Hersh and her family have moved every few years to live in a different locale. Her experiences in each location have sometimes influenced the emotional landscape of her songs. Living for a period near Joshua Tree, Californiamarker, impacted on some of the atmosphere and lyrical imagery of Sky Motel, a 1999 solo album on which she played most of the instruments. Time spent in the New Orleansmarker area while recording Limbo in 1996 at Daniel Lanois' Kingsway Studio had similarly influenced songs like "Ruthie's Knocking", inspired by Ruthie the Duck Girl, an offbeat character well known to locals for her antics in the French Quartermarker.

Hersh has also said in an interview that she writes many of her songs which feel to her as though "they come from New Orleans or Providence, Rhode Island". She and her family additionally spent time in New Orleans when recording Throwing Muses' 1994 Bright Yellow Gun EPs, Throwing Muses' 1995 University album, and the Sky Motel solo album. University, Limbo, and Sky Motel were recorded by Grammy-winning engineer Trina Shoemaker, the latter album co-recorded by engineer Ethan Allen; Allen later worked on band tracks with Hersh in the 2000s. Hersh spent part of the 1990s in Portsmouth, Rhode Islandmarker, recording several solo albums and a few band tracks at Stable Sound studio with engineer Steve Rizzo.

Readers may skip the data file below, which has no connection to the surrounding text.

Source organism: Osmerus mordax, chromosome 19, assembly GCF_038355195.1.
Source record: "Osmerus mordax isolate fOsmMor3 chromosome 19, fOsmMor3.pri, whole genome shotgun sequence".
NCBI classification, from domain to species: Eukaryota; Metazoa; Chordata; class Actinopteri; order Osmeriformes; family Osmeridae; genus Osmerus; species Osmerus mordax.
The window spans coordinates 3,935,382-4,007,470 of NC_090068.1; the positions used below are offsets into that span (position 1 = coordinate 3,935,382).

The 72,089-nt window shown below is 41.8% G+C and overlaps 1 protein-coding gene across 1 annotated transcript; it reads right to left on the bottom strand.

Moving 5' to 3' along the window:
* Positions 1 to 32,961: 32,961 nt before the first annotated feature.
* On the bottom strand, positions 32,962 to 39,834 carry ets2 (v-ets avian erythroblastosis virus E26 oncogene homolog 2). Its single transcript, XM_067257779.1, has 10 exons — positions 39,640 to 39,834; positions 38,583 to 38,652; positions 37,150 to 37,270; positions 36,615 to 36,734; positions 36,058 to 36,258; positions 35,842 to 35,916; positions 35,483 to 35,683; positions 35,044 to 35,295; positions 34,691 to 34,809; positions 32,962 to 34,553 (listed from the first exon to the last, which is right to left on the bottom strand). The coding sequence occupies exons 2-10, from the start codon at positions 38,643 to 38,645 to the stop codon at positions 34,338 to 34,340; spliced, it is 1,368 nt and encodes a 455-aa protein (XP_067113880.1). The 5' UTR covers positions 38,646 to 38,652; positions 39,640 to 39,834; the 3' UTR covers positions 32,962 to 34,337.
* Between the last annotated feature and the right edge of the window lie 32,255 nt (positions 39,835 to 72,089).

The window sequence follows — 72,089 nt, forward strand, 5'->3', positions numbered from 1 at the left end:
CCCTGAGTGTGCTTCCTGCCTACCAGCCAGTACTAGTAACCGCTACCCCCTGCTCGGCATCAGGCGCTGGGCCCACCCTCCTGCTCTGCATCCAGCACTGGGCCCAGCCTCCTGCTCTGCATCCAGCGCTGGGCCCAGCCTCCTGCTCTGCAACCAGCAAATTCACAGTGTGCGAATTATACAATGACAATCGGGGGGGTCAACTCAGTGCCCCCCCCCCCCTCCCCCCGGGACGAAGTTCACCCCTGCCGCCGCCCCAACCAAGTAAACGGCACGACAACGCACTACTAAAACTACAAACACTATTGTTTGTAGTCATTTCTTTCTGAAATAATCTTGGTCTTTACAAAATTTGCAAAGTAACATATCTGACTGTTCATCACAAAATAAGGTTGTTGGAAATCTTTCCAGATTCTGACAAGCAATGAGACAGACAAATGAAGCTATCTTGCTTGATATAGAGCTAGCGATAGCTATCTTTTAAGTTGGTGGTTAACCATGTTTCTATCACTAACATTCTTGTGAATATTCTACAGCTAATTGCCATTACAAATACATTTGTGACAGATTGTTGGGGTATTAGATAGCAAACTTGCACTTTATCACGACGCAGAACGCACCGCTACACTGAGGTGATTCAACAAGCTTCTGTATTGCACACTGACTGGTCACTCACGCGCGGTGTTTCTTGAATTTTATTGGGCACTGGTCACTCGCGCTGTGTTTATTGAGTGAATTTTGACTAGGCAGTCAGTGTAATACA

Song samples



References



External links